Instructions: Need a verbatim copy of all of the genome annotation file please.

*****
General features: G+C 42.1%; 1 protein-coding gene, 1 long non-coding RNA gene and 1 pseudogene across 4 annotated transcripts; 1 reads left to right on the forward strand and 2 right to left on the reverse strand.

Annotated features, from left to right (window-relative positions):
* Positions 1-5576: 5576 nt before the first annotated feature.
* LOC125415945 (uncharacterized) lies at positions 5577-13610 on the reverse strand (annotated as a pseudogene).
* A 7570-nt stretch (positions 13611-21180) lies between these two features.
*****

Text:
General features: G+C 42.1%; 1 protein-coding gene, 1 long non-coding RNA gene and 1 pseudogene across 4 annotated transcripts; 1 reads left to right on the forward strand and 2 right to left on the reverse strand.

Annotated features, from left to right (window-relative positions):
* Positions 1-5576: 5576 nt before the first annotated feature.
* LOC125415945 (uncharacterized) lies at positions 5577-13610 on the reverse strand (annotated as a pseudogene).
* A 7570-nt stretch (positions 13611-21180) lies between these two features.